Euler’s Gem: The Polyhedron Formula and the Birth of Topology by David S. Richeson
I’ve always been fascinated by topology. The idea that certain simple properties constrain the shapes that can be constructed in the real world seems amazing to me. Writing a book around Euler’s polyhedron formula (F+V=E+2) and using it as a means of introducing lots of concepts of topology was a really good idea.
The book starts out by introducing the Greek mathematicians and their classification of the platonic solids, and then quickly moves on to Euler’s discovery of the formula and shows a number of proofs. It was the first time that I had seen Legendre’s proof using spherical geometry, and the author covers the proof really well. There is also a good discussion of the types of polyhedron that the formula applies to, and a discussion of how it was some time before the correct underlying concepts were discovered. The book uses the polyhedron formula as a way to introduce some graph theory, knot theory and more general topological theorems such as the hairy ball theorem.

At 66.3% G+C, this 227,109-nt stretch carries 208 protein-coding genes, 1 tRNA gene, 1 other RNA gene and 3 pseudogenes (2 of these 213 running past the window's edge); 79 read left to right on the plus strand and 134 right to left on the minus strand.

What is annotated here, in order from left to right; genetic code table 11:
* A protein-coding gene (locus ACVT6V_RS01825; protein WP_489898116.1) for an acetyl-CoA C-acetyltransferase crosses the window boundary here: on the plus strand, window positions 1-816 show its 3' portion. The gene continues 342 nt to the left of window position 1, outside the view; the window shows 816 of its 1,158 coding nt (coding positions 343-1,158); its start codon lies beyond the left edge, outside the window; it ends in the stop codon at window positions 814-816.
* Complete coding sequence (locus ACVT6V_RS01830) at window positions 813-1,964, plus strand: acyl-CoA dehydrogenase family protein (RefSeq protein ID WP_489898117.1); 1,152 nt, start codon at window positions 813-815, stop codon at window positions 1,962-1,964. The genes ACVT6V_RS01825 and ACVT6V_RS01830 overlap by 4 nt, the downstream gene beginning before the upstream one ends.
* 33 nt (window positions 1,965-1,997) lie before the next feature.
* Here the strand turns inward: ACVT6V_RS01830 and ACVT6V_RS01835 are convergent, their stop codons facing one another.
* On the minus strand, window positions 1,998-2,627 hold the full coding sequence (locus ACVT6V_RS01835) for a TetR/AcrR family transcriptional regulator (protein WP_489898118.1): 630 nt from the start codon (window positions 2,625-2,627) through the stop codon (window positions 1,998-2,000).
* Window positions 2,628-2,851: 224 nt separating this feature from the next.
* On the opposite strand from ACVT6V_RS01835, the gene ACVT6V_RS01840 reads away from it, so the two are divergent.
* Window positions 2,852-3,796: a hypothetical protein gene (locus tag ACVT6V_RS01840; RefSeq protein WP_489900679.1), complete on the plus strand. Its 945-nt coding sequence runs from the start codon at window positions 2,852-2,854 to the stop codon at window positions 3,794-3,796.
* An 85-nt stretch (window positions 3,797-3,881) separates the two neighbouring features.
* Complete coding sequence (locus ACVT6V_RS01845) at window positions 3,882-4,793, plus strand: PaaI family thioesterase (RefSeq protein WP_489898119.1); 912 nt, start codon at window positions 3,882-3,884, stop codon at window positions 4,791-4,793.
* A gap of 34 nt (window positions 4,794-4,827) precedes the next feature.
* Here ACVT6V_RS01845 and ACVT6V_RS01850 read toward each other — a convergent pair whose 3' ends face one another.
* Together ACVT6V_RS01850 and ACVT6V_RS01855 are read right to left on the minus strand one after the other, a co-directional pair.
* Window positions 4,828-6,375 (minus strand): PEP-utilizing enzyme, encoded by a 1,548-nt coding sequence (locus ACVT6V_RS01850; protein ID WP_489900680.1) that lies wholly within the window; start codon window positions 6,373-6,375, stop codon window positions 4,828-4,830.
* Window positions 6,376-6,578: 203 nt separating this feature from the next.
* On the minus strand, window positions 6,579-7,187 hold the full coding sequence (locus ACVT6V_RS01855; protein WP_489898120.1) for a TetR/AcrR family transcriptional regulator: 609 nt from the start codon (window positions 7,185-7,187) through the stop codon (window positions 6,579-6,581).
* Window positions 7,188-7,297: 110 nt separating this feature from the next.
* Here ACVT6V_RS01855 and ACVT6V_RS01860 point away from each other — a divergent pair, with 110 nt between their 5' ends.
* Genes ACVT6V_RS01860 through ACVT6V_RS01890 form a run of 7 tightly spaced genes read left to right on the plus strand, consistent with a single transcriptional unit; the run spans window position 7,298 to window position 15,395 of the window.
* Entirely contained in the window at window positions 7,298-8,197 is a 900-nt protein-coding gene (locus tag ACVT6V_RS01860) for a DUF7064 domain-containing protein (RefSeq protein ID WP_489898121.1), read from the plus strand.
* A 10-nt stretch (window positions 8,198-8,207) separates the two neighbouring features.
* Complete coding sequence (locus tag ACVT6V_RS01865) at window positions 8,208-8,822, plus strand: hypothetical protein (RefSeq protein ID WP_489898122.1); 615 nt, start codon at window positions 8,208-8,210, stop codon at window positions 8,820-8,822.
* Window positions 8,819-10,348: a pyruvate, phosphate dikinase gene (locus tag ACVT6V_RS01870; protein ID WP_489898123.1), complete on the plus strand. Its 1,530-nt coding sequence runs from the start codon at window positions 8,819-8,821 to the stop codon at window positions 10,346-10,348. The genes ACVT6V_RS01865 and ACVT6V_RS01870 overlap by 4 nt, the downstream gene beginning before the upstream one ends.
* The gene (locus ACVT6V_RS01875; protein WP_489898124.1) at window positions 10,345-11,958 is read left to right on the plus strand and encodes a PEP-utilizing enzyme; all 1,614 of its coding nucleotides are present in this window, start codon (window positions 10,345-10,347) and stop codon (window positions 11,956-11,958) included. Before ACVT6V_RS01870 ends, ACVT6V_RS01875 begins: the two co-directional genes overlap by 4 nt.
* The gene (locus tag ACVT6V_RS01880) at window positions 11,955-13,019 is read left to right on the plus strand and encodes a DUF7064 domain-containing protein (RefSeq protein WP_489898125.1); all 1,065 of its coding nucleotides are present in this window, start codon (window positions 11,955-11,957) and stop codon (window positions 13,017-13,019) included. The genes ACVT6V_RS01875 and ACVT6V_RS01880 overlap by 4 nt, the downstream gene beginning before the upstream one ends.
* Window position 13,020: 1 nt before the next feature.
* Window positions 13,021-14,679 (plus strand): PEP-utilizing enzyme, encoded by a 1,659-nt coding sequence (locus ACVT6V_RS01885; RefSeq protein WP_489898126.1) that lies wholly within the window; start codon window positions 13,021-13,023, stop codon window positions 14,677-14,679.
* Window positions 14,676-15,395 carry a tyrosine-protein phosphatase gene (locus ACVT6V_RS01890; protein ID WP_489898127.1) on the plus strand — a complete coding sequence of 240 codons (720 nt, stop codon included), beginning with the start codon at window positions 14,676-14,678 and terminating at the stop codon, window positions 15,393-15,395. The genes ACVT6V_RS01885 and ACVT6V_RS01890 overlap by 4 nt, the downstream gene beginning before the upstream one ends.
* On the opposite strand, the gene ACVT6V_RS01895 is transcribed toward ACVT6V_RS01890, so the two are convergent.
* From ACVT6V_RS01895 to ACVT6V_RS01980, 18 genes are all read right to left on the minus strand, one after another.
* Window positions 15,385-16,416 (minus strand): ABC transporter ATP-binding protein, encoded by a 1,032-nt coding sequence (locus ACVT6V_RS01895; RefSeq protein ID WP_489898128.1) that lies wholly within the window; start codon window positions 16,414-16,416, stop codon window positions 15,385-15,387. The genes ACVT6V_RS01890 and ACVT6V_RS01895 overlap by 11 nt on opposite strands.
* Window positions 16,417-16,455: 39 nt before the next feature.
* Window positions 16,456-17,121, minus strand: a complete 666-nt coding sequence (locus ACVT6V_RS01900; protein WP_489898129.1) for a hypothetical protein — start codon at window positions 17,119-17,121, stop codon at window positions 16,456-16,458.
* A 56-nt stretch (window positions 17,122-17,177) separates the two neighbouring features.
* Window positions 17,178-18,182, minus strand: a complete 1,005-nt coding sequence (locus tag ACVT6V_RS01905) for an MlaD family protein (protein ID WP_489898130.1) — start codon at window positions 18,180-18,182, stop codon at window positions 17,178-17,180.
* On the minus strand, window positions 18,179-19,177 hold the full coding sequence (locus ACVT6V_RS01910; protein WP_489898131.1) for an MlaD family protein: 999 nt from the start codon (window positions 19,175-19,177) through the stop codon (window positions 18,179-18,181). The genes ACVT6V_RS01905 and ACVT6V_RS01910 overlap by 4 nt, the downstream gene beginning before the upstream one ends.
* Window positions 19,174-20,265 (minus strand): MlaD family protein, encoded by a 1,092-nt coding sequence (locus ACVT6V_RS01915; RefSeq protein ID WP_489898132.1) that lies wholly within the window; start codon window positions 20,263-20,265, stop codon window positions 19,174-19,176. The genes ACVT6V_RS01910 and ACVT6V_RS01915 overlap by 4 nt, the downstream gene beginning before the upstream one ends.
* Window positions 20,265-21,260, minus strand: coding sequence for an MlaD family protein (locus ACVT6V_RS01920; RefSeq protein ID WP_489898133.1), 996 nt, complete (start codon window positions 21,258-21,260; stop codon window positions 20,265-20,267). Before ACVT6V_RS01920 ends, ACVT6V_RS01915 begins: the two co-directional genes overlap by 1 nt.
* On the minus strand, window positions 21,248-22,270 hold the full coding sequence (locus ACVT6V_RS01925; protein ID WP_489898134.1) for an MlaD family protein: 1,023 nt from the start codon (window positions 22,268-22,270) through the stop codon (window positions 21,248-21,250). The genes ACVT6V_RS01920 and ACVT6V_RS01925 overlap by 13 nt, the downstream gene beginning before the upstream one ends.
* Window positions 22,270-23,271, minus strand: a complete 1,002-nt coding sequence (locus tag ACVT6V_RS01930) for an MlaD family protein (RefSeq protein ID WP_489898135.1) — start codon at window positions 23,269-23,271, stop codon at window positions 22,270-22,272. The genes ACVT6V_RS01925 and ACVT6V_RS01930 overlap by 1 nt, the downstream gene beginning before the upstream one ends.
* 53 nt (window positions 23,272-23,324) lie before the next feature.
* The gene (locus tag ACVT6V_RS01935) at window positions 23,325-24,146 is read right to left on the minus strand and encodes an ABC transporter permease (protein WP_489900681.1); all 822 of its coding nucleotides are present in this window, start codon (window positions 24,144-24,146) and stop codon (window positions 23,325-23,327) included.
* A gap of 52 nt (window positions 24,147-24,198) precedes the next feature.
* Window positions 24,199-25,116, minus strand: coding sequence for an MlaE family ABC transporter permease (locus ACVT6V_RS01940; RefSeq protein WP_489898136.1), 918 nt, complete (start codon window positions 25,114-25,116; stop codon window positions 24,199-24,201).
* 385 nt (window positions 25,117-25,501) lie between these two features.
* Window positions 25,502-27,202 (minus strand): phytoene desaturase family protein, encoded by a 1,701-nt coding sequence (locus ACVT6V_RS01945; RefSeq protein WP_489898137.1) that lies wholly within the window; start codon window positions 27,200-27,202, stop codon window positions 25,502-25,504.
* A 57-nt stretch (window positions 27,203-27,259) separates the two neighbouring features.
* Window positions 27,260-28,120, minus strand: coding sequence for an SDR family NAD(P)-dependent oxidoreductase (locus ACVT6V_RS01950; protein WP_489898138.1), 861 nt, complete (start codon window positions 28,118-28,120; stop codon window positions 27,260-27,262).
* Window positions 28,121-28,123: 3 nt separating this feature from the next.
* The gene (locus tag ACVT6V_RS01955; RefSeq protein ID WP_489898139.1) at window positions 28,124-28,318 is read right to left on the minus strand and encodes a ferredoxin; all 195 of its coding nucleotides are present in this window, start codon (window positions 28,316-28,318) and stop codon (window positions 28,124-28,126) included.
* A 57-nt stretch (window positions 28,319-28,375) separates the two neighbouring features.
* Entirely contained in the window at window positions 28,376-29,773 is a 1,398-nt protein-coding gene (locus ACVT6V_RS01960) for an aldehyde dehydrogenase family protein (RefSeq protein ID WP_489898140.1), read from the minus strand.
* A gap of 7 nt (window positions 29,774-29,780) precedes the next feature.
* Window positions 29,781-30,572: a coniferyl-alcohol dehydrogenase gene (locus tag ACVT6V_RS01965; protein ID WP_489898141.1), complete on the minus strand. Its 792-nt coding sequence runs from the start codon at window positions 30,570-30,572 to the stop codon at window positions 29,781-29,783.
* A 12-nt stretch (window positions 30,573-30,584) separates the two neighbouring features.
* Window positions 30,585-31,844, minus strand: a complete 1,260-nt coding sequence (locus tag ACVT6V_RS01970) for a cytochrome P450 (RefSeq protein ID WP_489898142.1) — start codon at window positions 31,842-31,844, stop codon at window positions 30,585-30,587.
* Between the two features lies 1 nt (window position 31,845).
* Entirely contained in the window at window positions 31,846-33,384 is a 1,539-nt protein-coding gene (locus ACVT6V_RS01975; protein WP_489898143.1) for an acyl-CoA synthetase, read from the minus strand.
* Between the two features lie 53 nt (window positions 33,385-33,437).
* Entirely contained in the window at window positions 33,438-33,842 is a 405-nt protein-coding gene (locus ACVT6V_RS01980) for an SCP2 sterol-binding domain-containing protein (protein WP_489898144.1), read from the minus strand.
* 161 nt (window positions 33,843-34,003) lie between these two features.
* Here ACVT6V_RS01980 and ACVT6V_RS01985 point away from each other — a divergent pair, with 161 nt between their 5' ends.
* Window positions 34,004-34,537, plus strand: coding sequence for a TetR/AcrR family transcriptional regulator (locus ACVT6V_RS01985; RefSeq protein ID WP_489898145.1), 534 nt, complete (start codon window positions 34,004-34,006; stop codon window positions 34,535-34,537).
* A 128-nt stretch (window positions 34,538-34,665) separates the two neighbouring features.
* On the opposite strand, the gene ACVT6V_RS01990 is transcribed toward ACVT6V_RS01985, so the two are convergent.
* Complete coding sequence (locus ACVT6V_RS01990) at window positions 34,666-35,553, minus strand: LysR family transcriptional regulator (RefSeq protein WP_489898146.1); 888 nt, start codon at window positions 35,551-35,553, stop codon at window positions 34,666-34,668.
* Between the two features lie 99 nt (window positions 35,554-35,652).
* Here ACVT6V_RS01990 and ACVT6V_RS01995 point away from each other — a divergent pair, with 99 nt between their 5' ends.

I thought this was a really well written book that covers a lot of really interesting material.